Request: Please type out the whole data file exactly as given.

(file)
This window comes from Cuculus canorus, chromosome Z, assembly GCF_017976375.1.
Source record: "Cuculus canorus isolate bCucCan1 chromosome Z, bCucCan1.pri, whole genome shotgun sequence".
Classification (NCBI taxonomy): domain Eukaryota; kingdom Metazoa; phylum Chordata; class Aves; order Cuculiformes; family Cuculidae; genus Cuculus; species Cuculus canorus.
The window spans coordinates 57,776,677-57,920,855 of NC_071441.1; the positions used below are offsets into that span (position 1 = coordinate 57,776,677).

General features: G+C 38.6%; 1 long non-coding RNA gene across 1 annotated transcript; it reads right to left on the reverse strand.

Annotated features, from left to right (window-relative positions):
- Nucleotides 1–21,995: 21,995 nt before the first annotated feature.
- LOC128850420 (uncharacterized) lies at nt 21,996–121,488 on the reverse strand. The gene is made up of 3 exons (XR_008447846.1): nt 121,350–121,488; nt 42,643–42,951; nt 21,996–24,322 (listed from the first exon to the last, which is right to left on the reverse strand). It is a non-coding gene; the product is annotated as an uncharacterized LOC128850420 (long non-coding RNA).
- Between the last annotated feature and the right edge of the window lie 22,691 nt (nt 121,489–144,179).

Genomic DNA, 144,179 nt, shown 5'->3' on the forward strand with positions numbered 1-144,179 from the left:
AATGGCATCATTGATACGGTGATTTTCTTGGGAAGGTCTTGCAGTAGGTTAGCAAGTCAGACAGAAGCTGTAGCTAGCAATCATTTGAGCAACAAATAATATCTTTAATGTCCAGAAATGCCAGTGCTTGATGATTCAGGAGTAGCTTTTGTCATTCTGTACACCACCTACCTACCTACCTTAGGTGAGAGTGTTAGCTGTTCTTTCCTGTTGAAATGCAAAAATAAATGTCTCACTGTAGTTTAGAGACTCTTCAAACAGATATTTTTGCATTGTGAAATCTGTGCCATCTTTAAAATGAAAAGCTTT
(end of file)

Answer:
This window comes from Cuculus canorus, chromosome Z, assembly GCF_017976375.1.
Source record: "Cuculus canorus isolate bCucCan1 chromosome Z, bCucCan1.pri, whole genome shotgun sequence".
Classification (NCBI taxonomy): domain Eukaryota; kingdom Metazoa; phylum Chordata; class Aves; order Cuculiformes; family Cuculidae; genus Cuculus; species Cuculus canorus.
The window spans coordinates 57,776,677-57,920,855 of NC_071441.1; the positions used below are offsets into that span (position 1 = coordinate 57,776,677).

General features: G+C 38.6%; 1 long non-coding RNA gene across 1 annotated transcript; it reads right to left on the reverse strand.

Annotated features, from left to right (window-relative positions):
- Nucleotides 1–21,995: 21,995 nt before the first annotated feature.
- LOC128850420 (uncharacterized) lies at nt 21,996–121,488 on the reverse strand. The gene is made up of 3 exons (XR_008447846.1): nt 121,350–121,488; nt 42,643–42,951; nt 21,996–24,322 (listed from the first exon to the last, which is right to left on the reverse strand). It is a non-coding gene; the product is annotated as an uncharacterized LOC128850420 (long non-coding RNA).
- Between the last annotated feature and the right edge of the window lie 22,691 nt (nt 121,489–144,179).

Genomic DNA, 144,179 nt, shown 5'->3' on the forward strand with positions numbered 1-144,179 from the left:
AATGGCATCATTGATACGGTGATTTTCTTGGGAAGGTCTTGCAGTAGGTTAGCAAGTCAGACAGAAGCTGTAGCTAGCAATCATTTGAGCAACAAATAATATCTTTAATGTCCAGAAATGCCAGTGCTTGATGATTCAGGAGTAGCTTTTGTCATTCTGTACACCACCTACCTACCTACCTTAGGTGAGAGTGTTAGCTGTTCTTTCCTGTTGAAATGCAAAAATAAATGTCTCACTGTAGTTTAGAGACTCTTCAAACAGATATTTTTGCATTGTGAAATCTGTGCCATCTTTAAAATGAAAAGCTTT